FIG. 4 shows the mode selection logic of the apparatus of FIG. 2;

FIG. 5 illustrates frequency analysis of a received wave form;

FIG. 6 illustrates a further flow determination system;

FIG. 7 shows a bore hole embodiment of a system according to the invention;

FIGS. 8(a)-(f) show different transducer geometries with a schematic illustration of signal detection and processing modes;

FIGS. 9A-9D illustrate timing interpolation performed by the invention; and

FIGS. 10A-10B show systems with coherent signal isolation.


FIG. 1 shows a flow measurement system 1 according to the present invention for determining the flow rate of a medium flowing in a conduit 8. The system includes a flow meter 6 for determining and displaying, or otherwise indicating the flow rate. Meter 6 is connected via electrical leads 4, 5 to transducers 2, 3 which are mounted on opposing sides of conduit 8 and are positioned to define an interrogation path P of precisely defined geometric dimensions across the direction of flow. Path P has a component of length L in the direction of flow. Other arrangements of transducers and interrogation path configurations are possible, as discussed more fully in the aforesaid Lynnworth article.

FIG. 2 is a block diagram of the hardware components of a flow determining apparatus 6 according to the present invention. The lines 4, 5 from each transducer are connected to a transmission multiplexer 12 and a receiver multiplexer 14. Multiplexer 12 is controlled by a timing module 16 to provide an ultrasonic transmission signal to one or more of the transducers 2,3 at defined instants in time. Similarly, receiver multiplexer 14 is controlled by the timing module to interconnect one or more of the transducers at defined instants of time to received signal processing circuitry 26, 28 which amplifies and conditions a received signal corresponding to the previously transmitted signal.

As shown in the Figure, the transmitted signal is provided by a transmission signal generator 22, the output of which is amplified by a power amplifier 24 and connected through the multiplexer 12 to an appropriate one or more of the transducers 2,3. Similarly, the received signal is connected through the receiver multiplexer 14 to a receiver amplifier 26 having an automatic gain control loop 28 so as to provide a conditioned output signal on line 30 representative of the received signal. The gain is controlled to be within the input range of an analog-to-digital converter, discussed below. The form and timing of the transmitted signal and the received signal are discussed in greater detail with regard to FIGS. 3, 5 and 6, below.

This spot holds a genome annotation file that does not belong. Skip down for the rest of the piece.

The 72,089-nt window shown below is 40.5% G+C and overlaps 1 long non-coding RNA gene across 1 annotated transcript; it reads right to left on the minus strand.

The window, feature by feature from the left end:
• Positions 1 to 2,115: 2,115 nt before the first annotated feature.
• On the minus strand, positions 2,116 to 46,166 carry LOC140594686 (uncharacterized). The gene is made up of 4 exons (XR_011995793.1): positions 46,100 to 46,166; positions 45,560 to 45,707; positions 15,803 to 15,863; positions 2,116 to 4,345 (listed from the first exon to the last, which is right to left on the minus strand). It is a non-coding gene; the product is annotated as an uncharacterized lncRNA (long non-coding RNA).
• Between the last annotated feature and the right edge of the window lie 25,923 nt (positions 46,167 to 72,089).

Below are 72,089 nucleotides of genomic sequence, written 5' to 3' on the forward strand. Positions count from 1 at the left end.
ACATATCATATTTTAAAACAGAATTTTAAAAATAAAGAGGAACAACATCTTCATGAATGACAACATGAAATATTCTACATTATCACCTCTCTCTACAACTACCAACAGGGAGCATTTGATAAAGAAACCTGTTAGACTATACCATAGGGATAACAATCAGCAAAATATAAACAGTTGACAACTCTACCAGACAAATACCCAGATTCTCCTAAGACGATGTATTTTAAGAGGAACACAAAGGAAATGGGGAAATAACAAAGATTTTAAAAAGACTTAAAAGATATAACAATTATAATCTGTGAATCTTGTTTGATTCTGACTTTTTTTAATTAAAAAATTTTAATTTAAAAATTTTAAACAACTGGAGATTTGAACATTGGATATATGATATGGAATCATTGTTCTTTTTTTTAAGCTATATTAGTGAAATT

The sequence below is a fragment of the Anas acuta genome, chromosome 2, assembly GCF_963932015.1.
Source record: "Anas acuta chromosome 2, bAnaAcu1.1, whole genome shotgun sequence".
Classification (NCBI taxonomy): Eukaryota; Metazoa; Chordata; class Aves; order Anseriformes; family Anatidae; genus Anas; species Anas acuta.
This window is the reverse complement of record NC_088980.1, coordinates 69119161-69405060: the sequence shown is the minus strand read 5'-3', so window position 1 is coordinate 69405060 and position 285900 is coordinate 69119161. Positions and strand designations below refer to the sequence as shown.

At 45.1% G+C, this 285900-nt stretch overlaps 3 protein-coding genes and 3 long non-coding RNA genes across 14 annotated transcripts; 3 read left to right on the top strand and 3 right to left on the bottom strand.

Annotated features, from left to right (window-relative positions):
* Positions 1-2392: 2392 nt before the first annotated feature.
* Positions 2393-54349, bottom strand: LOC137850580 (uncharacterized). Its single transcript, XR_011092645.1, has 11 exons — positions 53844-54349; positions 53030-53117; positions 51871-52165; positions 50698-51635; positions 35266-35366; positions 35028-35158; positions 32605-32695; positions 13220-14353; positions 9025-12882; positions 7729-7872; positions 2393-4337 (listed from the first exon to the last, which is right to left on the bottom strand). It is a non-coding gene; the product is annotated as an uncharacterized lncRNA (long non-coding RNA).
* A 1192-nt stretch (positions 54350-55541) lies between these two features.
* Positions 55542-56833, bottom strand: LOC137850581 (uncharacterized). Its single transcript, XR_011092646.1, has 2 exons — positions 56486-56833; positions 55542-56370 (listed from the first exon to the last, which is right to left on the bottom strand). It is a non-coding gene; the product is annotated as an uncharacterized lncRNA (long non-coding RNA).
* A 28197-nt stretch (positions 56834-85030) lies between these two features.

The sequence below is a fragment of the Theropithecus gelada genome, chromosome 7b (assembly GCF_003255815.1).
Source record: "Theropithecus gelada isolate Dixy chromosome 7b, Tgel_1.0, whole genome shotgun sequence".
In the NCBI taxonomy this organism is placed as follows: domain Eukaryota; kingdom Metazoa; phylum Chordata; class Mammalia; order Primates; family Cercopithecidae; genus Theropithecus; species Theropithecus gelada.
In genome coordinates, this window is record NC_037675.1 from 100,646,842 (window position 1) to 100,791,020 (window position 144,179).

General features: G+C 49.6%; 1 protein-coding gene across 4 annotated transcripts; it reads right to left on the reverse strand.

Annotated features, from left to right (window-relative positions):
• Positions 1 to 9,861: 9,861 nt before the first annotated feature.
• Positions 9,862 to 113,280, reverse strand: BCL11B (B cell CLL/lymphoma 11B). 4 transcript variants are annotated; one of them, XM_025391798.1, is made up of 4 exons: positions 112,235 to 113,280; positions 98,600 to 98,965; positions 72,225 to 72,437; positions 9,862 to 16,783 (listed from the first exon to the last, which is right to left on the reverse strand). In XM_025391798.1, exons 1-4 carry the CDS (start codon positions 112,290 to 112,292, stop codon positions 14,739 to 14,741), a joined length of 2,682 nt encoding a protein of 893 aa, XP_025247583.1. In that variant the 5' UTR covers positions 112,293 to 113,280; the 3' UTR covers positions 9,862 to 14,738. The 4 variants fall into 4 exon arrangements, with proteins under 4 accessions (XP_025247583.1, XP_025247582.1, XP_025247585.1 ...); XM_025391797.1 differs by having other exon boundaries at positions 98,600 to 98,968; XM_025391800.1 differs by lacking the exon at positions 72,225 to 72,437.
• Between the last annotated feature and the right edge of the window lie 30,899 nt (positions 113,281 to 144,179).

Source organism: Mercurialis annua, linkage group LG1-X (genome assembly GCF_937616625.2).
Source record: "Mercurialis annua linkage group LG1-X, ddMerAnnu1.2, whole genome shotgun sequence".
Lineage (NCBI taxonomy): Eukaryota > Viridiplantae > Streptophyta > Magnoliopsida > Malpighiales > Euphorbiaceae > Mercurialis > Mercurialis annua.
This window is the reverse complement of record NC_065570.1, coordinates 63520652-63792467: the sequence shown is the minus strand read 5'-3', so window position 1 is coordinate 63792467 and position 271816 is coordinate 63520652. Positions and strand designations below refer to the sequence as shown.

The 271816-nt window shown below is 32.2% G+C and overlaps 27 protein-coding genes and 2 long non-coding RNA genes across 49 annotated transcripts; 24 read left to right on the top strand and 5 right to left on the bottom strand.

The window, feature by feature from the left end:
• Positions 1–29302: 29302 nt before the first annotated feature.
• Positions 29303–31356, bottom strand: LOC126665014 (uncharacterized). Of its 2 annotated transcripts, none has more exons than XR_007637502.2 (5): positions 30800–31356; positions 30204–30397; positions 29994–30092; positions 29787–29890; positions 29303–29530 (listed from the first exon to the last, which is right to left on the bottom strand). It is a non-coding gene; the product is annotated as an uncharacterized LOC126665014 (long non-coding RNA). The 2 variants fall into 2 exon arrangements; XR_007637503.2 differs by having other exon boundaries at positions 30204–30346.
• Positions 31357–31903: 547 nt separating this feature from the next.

Briefly, the received signal from line 30 is Processed to derive timing and/or frequency shift information necessary for the determination of flow rate, or of medium temperature or other characteristic of the medium. This is accomplished by a signal sampling unit 32 and microprocessor 34. Signal sampling unit 32 includes an analog to digital converter 36 which receives the amplified gain-stabilized received signal along line 30 and provides digitized values thereof to a RAM 38. A direct memory access controller 40 responds to timing and synchronization signals provided by the timing module 16, and accesses the stored digitized values, providing them along data bus 42 to the microprocessor 34. Processor 34 processes the digitized sampled received signal and correlates it with the transmitted signal to determine basic timing or frequency information. This information is then converted in a known way to a flow rate or other measurement. In this connection a keyboard, display and I/0 section 35 allows user entry of system parameters which determine selection of the appropriate formulae and display of measurement results.